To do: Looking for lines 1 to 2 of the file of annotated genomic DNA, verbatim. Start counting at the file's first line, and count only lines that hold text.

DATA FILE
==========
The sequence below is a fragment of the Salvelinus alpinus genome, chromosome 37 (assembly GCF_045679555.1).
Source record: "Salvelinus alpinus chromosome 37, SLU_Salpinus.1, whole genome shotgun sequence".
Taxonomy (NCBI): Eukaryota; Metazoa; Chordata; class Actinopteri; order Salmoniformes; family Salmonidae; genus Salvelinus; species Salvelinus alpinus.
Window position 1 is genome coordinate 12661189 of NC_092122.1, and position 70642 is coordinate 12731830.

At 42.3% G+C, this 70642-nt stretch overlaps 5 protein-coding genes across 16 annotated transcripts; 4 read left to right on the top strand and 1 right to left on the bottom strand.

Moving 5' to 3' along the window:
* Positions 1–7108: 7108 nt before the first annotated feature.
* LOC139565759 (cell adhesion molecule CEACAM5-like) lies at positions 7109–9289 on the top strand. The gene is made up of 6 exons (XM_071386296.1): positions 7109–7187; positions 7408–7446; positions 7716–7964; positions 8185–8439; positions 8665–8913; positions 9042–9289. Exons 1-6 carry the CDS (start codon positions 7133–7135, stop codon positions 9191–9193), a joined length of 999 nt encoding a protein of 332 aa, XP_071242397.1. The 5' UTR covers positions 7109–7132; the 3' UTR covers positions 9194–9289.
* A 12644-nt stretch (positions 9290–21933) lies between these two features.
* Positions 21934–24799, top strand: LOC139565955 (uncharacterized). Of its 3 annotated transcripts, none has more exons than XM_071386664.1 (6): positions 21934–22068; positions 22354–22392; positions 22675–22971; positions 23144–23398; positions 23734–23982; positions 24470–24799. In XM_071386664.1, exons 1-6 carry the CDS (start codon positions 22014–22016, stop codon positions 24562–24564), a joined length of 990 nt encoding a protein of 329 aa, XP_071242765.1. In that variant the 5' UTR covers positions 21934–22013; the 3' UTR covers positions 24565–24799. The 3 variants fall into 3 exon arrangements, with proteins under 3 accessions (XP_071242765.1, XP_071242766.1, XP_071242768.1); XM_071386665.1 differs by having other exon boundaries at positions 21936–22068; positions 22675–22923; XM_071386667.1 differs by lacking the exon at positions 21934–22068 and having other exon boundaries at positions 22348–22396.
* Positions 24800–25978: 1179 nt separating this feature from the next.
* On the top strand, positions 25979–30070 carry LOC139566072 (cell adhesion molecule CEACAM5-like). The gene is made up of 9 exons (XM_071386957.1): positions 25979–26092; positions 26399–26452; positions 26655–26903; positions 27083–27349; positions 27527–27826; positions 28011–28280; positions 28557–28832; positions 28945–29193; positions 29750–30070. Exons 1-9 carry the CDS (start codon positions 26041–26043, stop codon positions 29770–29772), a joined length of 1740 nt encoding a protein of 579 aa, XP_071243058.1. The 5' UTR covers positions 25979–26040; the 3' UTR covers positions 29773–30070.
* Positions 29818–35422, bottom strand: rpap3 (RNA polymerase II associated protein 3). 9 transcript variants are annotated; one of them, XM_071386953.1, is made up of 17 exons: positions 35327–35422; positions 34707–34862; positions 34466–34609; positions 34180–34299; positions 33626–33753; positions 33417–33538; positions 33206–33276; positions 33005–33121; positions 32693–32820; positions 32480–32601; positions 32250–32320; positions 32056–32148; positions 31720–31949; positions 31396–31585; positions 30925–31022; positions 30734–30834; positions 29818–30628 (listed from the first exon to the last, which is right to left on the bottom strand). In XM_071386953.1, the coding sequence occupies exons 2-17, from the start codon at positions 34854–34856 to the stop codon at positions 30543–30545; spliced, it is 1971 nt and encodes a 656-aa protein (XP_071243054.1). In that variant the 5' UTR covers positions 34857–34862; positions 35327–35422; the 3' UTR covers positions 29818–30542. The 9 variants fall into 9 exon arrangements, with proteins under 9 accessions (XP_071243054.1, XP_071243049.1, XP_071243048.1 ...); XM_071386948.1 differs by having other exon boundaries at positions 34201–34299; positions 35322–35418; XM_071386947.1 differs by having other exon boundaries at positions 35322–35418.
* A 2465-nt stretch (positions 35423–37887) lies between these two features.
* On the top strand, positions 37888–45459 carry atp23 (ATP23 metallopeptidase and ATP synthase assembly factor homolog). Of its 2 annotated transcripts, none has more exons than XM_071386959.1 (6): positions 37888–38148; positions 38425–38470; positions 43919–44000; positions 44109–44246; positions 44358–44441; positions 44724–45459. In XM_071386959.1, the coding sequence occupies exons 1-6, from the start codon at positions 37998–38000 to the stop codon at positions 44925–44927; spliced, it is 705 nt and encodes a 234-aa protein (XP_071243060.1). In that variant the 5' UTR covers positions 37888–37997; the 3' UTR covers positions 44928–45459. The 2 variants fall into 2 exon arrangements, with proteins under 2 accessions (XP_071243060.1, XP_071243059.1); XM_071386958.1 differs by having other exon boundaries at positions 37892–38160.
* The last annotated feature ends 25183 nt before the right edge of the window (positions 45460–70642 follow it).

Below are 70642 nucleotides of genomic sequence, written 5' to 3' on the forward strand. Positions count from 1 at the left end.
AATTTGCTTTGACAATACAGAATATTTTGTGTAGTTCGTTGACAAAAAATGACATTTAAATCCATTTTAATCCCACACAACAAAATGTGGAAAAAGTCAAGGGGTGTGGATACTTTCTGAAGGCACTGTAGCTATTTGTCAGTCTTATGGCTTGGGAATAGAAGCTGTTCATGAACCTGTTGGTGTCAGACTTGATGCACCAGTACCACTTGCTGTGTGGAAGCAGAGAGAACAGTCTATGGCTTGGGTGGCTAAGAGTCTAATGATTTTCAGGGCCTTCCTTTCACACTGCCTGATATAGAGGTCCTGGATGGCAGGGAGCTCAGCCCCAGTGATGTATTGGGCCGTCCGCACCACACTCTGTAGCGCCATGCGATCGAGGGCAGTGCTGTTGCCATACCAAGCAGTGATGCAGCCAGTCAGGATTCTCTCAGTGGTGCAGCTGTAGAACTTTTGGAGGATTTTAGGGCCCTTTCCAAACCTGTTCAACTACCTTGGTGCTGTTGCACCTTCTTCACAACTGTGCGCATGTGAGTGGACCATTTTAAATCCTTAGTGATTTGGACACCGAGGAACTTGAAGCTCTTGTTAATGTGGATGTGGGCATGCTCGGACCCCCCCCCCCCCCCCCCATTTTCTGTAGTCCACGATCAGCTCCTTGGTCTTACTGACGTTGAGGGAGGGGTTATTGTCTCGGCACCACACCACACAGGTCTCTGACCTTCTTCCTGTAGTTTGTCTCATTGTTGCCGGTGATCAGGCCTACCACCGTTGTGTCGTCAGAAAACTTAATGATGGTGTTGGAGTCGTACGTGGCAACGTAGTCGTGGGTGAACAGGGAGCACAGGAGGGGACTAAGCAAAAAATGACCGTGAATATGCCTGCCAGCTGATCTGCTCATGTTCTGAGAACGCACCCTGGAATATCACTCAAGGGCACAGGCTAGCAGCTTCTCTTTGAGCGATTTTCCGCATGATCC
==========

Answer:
The sequence below is a fragment of the Salvelinus alpinus genome, chromosome 37 (assembly GCF_045679555.1).
Source record: "Salvelinus alpinus chromosome 37, SLU_Salpinus.1, whole genome shotgun sequence".